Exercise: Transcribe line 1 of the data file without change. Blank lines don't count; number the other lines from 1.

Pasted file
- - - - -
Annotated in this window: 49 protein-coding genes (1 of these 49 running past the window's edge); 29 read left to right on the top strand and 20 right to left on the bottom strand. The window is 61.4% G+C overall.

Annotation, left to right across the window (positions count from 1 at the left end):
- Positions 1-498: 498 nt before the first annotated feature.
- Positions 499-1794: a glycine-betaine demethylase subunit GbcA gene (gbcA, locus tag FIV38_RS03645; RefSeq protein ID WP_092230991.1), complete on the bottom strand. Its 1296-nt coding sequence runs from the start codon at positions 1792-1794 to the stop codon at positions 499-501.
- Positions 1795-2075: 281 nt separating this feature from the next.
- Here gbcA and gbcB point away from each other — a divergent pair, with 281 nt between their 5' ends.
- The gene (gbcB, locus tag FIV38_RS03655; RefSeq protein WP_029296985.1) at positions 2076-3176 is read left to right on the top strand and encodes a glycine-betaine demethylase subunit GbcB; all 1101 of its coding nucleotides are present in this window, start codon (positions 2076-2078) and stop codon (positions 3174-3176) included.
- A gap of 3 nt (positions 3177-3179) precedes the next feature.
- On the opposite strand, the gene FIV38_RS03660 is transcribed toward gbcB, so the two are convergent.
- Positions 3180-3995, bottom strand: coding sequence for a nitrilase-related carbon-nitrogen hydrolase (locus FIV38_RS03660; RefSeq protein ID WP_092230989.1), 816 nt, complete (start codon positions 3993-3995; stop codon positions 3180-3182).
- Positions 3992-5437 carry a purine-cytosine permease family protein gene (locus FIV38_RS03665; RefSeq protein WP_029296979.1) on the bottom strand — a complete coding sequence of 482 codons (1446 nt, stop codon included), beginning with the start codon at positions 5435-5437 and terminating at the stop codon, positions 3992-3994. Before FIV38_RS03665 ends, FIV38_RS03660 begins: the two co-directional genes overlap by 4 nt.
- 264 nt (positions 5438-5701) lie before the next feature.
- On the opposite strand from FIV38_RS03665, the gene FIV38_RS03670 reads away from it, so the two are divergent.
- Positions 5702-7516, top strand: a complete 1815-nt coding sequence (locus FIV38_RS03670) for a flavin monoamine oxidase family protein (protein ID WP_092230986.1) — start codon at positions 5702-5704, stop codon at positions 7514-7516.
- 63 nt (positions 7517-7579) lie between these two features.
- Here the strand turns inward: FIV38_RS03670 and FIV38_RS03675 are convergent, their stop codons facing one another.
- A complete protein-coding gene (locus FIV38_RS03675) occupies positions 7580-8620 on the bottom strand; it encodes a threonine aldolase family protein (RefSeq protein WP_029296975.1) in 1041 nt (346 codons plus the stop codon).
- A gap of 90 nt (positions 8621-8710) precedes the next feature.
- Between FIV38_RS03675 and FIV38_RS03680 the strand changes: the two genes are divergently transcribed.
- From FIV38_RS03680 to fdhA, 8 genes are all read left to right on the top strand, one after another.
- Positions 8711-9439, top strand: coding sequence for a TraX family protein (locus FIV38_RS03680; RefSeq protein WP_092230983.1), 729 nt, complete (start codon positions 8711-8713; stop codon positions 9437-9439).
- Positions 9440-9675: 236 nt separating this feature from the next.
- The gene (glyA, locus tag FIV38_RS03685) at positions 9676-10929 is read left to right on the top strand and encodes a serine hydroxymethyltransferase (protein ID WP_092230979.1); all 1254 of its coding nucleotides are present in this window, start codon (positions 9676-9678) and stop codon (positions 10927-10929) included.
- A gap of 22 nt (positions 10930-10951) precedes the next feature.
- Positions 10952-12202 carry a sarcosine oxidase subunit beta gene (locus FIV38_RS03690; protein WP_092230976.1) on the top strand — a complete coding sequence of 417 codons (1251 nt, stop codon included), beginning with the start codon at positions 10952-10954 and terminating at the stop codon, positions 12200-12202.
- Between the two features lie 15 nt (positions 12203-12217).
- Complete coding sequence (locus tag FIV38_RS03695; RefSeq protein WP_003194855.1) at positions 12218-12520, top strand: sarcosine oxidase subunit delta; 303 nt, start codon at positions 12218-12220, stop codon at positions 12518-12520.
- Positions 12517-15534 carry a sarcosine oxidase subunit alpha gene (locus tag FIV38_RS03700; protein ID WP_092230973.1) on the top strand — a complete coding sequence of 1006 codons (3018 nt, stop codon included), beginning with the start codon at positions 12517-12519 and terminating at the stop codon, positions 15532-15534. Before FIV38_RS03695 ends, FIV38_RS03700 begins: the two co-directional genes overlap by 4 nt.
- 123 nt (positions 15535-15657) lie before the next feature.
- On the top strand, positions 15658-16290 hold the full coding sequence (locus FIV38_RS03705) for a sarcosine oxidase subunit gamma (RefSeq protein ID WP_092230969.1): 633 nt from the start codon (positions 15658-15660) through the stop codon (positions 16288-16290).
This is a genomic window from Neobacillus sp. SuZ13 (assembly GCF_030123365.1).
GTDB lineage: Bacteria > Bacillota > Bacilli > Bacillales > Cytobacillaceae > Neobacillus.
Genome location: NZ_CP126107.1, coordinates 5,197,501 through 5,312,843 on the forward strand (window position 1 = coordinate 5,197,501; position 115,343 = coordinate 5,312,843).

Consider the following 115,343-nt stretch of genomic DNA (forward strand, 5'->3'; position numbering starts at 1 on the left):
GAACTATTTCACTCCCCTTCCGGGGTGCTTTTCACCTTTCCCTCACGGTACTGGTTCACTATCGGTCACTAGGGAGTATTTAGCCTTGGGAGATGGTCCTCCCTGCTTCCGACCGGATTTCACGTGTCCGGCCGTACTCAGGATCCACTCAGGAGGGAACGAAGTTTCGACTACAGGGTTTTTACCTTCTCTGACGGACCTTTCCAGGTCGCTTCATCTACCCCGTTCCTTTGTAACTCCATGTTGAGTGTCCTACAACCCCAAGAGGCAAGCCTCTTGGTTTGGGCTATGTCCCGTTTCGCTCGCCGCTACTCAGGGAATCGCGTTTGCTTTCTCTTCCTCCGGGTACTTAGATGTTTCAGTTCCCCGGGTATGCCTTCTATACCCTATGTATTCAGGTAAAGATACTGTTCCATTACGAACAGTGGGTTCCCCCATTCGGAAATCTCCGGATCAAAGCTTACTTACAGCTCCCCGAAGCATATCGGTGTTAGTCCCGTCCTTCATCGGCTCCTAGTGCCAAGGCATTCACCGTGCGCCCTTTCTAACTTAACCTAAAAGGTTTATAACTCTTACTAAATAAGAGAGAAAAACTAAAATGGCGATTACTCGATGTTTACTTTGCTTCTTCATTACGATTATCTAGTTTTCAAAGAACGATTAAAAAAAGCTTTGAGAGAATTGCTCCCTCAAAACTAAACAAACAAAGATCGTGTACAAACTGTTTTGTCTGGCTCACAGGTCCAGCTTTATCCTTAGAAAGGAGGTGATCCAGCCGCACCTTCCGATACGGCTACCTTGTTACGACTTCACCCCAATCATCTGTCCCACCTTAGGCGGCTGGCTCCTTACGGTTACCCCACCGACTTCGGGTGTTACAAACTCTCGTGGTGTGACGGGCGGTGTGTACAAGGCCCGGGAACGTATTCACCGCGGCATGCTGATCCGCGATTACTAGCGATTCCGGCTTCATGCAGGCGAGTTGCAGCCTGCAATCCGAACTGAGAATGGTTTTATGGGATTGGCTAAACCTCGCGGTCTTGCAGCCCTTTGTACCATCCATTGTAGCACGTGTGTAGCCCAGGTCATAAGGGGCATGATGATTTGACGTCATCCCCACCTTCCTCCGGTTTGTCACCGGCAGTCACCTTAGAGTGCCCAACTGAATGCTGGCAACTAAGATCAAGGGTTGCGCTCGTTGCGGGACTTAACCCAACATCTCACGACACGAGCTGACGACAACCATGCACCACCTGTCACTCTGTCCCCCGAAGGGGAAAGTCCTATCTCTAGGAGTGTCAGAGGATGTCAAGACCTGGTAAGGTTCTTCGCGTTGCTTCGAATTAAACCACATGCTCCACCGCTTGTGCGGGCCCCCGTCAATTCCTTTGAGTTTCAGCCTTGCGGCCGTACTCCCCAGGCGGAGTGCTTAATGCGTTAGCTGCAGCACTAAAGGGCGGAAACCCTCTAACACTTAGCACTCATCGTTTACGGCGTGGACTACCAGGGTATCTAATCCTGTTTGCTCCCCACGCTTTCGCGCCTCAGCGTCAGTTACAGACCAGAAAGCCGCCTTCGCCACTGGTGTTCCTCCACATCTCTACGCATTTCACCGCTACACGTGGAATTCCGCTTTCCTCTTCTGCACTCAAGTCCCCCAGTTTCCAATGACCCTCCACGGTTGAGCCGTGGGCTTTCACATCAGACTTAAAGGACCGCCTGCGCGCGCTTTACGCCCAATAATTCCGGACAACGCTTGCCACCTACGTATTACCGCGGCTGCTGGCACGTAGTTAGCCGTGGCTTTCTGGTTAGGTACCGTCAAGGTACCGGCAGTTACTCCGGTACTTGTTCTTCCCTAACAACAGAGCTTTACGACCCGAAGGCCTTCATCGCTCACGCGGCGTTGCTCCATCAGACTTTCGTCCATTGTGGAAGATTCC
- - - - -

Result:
Annotated in this window: 49 protein-coding genes (1 of these 49 running past the window's edge); 29 read left to right on the top strand and 20 right to left on the bottom strand. The window is 61.4% G+C overall.